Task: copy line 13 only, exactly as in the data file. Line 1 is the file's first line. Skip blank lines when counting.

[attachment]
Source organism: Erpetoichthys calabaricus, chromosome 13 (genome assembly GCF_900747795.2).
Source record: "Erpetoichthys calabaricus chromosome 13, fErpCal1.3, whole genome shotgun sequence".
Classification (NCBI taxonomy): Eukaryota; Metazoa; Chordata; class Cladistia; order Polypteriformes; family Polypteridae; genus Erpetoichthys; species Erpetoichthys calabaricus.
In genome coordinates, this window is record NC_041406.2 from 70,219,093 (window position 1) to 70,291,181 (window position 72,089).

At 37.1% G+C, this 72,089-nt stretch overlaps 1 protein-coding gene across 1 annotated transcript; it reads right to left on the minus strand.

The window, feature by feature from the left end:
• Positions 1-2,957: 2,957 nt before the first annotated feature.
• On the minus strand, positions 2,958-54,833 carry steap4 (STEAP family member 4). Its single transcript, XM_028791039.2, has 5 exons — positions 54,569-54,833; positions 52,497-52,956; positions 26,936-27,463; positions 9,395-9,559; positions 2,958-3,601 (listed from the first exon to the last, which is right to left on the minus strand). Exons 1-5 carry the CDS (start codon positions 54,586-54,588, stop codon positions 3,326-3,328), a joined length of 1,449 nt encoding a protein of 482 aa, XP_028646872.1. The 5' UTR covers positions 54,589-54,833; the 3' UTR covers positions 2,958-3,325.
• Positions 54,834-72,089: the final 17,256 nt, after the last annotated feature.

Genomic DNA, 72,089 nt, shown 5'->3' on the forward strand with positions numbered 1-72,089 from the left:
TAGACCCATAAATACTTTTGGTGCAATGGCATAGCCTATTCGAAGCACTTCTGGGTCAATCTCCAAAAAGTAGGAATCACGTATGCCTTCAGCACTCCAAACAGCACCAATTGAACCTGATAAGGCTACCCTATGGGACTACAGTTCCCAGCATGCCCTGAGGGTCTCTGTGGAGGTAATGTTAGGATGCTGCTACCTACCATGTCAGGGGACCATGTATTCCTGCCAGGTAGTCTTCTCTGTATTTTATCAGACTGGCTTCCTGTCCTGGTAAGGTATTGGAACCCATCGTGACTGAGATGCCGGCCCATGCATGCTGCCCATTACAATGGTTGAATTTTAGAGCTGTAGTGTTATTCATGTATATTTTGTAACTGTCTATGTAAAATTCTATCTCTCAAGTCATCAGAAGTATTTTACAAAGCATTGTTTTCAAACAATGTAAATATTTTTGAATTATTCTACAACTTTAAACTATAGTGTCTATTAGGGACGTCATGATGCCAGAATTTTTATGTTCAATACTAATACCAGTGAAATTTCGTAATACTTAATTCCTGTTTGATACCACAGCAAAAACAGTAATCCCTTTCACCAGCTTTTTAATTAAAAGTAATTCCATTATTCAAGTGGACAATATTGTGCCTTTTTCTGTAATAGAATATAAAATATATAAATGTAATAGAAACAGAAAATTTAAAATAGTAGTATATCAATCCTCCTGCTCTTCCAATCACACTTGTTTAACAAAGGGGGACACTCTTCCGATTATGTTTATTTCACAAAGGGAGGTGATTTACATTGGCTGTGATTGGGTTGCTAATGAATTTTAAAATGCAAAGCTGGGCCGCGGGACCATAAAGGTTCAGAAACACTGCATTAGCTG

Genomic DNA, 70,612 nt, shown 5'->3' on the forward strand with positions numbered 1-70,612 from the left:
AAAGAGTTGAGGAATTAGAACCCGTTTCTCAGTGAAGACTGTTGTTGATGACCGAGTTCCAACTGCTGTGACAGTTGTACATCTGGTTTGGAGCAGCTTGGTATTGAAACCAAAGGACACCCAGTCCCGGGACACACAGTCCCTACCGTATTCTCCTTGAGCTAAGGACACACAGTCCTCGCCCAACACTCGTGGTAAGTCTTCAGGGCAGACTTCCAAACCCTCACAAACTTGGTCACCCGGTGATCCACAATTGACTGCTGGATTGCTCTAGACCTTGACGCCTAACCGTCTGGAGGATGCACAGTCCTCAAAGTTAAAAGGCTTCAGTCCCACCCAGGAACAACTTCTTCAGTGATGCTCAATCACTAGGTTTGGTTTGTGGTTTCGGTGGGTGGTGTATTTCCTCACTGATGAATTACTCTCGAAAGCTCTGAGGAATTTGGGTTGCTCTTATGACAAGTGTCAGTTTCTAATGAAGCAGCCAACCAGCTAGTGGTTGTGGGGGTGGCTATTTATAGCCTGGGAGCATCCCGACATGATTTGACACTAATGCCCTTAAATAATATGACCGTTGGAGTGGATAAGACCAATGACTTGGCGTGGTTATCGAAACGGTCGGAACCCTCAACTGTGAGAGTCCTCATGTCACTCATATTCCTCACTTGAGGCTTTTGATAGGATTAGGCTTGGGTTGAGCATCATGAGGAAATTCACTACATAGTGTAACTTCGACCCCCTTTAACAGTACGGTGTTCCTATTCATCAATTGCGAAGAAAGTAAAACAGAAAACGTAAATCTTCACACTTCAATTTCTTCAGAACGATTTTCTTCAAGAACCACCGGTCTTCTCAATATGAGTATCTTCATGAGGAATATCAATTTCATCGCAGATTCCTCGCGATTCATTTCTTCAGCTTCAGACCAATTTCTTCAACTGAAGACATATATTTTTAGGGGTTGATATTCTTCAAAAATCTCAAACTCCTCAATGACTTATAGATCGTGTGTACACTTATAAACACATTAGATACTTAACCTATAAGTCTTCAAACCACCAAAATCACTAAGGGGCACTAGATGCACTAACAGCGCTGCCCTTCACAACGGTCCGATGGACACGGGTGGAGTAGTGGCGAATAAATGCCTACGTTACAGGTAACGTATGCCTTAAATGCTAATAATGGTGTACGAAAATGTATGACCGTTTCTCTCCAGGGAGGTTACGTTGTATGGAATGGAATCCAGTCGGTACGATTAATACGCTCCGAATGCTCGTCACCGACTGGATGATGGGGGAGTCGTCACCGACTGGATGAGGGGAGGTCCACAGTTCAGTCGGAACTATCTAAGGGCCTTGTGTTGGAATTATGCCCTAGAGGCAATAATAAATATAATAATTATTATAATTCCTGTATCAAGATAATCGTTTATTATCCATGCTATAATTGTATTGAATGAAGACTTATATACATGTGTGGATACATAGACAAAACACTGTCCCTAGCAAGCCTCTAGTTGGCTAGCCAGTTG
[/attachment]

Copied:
AAAGAGTTGAGGAATTAGAACCCGTTTCTCAGTGAAGACTGTTGTTGATGACCGAGTTCCAACTGCTGTGACAGTTGTACATCTGGTTTGGAGCAGCTTGGTATTGAAACCAAAGGACACCCAGTCCCGGGACACACAGTCCCTACCGTATTCTCCTTGAGCTAAGGACACACAGTCCTCGCCCAACACTCGTGGTAAGTCTTCAGGGCAGACTTCCAAACCCTCACAAACTTGGTCACCCGGTGATCCACAATTGACTGCTGGATTGCTCTAGACCTTGACGCCTAACCGTCTGGAGGATGCACAGTCCTCAAAGTTAAAAGGCTTCAGTCCCACCCAGGAACAACTTCTTCAGTGATGCTCAATCACTAGGTTTGGTTTGTGGTTTCGGTGGGTGGTGTATTTCCTCACTGATGAATTACTCTCGAAAGCTCTGAGGAATTTGGGTTGCTCTTATGACAAGTGTCAGTTTCTAATGAAGCAGCCAACCAGCTAGTGGTTGTGGGGGTGGCTATTTATAGCCTGGGAGCATCCCGACATGATTTGACACTAATGCCCTTAAATAATATGACCGTTGGAGTGGATAAGACCAATGACTTGGCGTGGTTATCGAAACGGTCGGAACCCTCAACTGTGAGAGTCCTCATGTCACTCATATTCCTCACTTGAGGCTTTTGATAGGATTAGGCTTGGGTTGAGCATCATGAGGAAATTCACTACATAGTGTAACTTCGACCCCCTTTAACAGTACGGTGTTCCTATTCATCAATTGCGAAGAAAGTAAAACAGAAAACGTAAATCTTCACACTTCAATTTCTTCAGAACGATTTTCTTCAAGAACCACCGGTCTTCTCAATATGAGTATCTTCATGAGGAATATCAATTTCATCGCAGATTCCTCGCGATTCATTTCTTCAGCTTCAGACCAATTTCTTCAACTGAAGACATATATTTTTAGGGGTTGATATTCTTCAAAAATCTCAAACTCCTCAATGACTTATAGATCGTGTGTACACTTATAAACACATTAGATACTTAACCTATAAGTCTTCAAACCACCAAAATCACTAAGGGGCACTAGATGCACTAACAGCGCTGCCCTTCACAACGGTCCGATGGACACGGGTGGAGTAGTGGCGAATAAATGCCTACGTTACAGGTAACGTATGCCTTAAATGCTAATAATGGTGTACGAAAATGTATGACCGTTTCTCTCCAGGGAGGTTACGTTGTATGGAATGGAATCCAGTCGGTACGATTAATACGCTCCGAATGCTCGTCACCGACTGGATGATGGGGGAGTCGTCACCGACTGGATGAGGGGAGGTCCACAGTTCAGTCGGAACTATCTAAGGGCCTTGTGTTGGAATTATGCCCTAGAGGCAATAATAAATATAATAATTATTATAATTCCTGTATCAAGATAATCGTTTATTATCCATGCTATAATTGTATTGAATGAAGACTTATATACATGTGTGGATACATAGACAAAACACTGTCCCTAGCAAGCCTCTAGTTGGCTAGCCAGTTG